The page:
Rev. Dr. Abraham B. Koplin
On March 4, 1917, Phoebe lost one of its treasures. Rev. Dr. Abraham B. Koplin, founder of the deaconess home, took the Christian concept of deaconess work and combined it with perseverance and faith. Rev. Koplin envisioned a school for training women in religion and nursing. That plan quickly expanded to include the care of the elderly and sick. He can be credited for providing dignity and shelter to dozens of the needy and for educating and guiding the young women under his tutelage. The deaconess school was his special cause, and he nurtured it from infancy. On the dedication day of the dormitory, the audience rose and sang “God Bless Our Phoebe Home,” a hymn composed by Rev. Koplin.
Born in 1835 in Ohio, he was ordained a Reformed minister in 1856. He pastored churches in Ohio and Pennsylvania and eventually settled in Hellertown. Rev. Koplin served a congregation in Lower Saucon for 40 years and was a driving force in the Reformed Church of the Lehigh Valley.
Johanna M. Baur
“I never regret that I had the pleasure of organizing the Phoebe Home. The Lord stood by me, and the undertaking was a success.”
– Johanna Baur, first Phoebe house mother
Miss Johanna M. Baur, Phoebe’s first house mother, arrived in Allentown in September 1904, “convinced it was the life work for me.” She had 12 years of deaconess experience behind her, and she immediately took charge. Miss Baur outlined a course of instruction and raised the educational level of training. Within a year, the number of deaconess applicants doubled. Though Miss Baur was sent from Ohio to fill in temporarily, she almost single-handedly ran the home affairs for six years. She wasn’t paid, but the Bethesda Hospital in Ohio, which had sent her, received $30 monthly from Phoebe in exchange for her services. On February 3, 1910, Miss Baur returned to her home in Cincinnati to care for her mother. Her energy and dedication carried Phoebe into the next decade.
Dr. William Hartzell
Dr. William Hartzell, the Home’s head physician and classroom instructor, had long been a dedicated trustee and was the obvious choice to succeed Rev. Koplin as board president. He had big shoes to fill but they proved a good fit. He served for a year, but because of health problems and a list of work obligations, he was replaced by Rev. James O. Oswald. Dr. Willard Kline filled in as the Home’s resident doctor and as an instructor, and stayed on after Dr. Hartzell resigned as board president. Dr. Hartzell died several years later in December 1923.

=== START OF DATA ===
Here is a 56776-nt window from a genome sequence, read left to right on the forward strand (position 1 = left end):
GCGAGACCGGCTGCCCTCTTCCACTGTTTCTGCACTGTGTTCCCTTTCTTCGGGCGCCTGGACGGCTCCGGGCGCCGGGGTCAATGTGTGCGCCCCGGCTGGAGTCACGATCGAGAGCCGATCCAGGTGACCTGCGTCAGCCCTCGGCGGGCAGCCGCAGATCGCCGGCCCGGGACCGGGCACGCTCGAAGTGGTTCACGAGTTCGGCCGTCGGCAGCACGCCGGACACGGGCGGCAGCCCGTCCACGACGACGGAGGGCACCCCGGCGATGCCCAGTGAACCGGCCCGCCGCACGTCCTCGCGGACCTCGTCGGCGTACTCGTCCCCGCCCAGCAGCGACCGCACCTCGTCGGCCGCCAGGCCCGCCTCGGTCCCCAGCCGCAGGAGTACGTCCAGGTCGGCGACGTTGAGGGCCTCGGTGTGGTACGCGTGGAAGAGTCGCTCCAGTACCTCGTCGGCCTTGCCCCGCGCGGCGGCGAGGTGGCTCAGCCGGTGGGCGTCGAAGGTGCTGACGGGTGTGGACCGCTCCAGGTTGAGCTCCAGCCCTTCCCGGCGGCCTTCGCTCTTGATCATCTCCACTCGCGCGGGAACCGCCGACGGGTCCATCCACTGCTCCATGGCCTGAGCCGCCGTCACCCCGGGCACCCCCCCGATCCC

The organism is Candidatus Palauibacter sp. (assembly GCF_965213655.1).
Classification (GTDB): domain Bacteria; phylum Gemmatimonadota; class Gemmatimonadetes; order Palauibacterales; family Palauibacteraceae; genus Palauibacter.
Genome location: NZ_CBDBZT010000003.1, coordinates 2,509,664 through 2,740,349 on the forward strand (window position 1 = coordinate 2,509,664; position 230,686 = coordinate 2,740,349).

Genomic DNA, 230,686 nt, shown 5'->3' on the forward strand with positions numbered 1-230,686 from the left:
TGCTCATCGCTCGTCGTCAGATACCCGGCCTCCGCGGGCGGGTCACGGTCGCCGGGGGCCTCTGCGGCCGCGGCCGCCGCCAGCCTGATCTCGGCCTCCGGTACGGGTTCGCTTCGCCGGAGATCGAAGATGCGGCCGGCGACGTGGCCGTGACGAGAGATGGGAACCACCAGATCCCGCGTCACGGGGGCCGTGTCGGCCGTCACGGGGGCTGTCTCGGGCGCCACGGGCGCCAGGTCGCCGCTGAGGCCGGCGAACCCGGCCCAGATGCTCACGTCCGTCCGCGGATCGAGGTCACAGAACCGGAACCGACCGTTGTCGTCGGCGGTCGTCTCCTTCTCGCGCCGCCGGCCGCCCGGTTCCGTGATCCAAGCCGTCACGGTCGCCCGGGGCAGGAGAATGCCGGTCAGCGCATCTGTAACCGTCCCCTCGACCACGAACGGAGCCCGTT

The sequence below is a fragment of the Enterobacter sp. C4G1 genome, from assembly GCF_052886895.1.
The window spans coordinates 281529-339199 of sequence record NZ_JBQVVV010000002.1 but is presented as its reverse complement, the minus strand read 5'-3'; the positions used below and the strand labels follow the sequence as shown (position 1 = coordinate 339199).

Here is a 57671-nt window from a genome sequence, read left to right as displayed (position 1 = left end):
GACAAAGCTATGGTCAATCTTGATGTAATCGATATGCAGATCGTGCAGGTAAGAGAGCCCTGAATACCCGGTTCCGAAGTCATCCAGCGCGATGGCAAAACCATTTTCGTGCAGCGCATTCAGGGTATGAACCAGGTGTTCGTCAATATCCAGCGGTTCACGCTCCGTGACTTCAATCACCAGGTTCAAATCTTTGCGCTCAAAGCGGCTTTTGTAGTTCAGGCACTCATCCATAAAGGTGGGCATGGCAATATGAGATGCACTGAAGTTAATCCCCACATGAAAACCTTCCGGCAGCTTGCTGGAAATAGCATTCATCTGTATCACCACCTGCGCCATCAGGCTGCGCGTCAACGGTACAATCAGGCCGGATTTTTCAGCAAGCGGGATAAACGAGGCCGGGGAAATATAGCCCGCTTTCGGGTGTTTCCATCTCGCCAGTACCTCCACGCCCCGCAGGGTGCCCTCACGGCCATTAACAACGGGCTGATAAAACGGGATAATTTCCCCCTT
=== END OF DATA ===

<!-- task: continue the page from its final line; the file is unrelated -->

In 1910, Mary Clark was ordained in St. John’s Church in Allentown. She’d come to Phoebe three years earlier at the age of 24 from her home in Richlandtown, and after graduating, she studied at Jefferson Hospital in Philadelphia. In 1913, during a trip to Rochester and Niagara Falls, New York, Mary contracted polio and never walked again. Wheelchair-bound but determined to continue as a deaconess, she decided she could perform office work. She borrowed a book and taught herself shorthand, and she learned to type. Mary was a mainstay in the Home’s front office and became the postmistress and telephone operator. For decades she led morning devotions and helped with the daily vespers. After 55 years of service she retired in 1957 because of her failing health. She died at Phoebe Allentown Health Care Center in 1962.
David A. Miller
By 1928, David A. Miller was the board of trustees’ president, taking over after the death of Rev. James Oswald in December 1927. He’d keep this position until 1956, serving as a leader and financial advisor. From the start, he championed the idea that for each dollar donated for construction costs, a dollar would go into an endowment fund for maintenance.
A newspaper publisher, David A. Miller, served as the board of trustees president for 27 years and board member for 41. He’d advised the organization through the toughest financial times in American history, and he led in its success and growth from 30 to 140 residents.
Emma Cora Hauser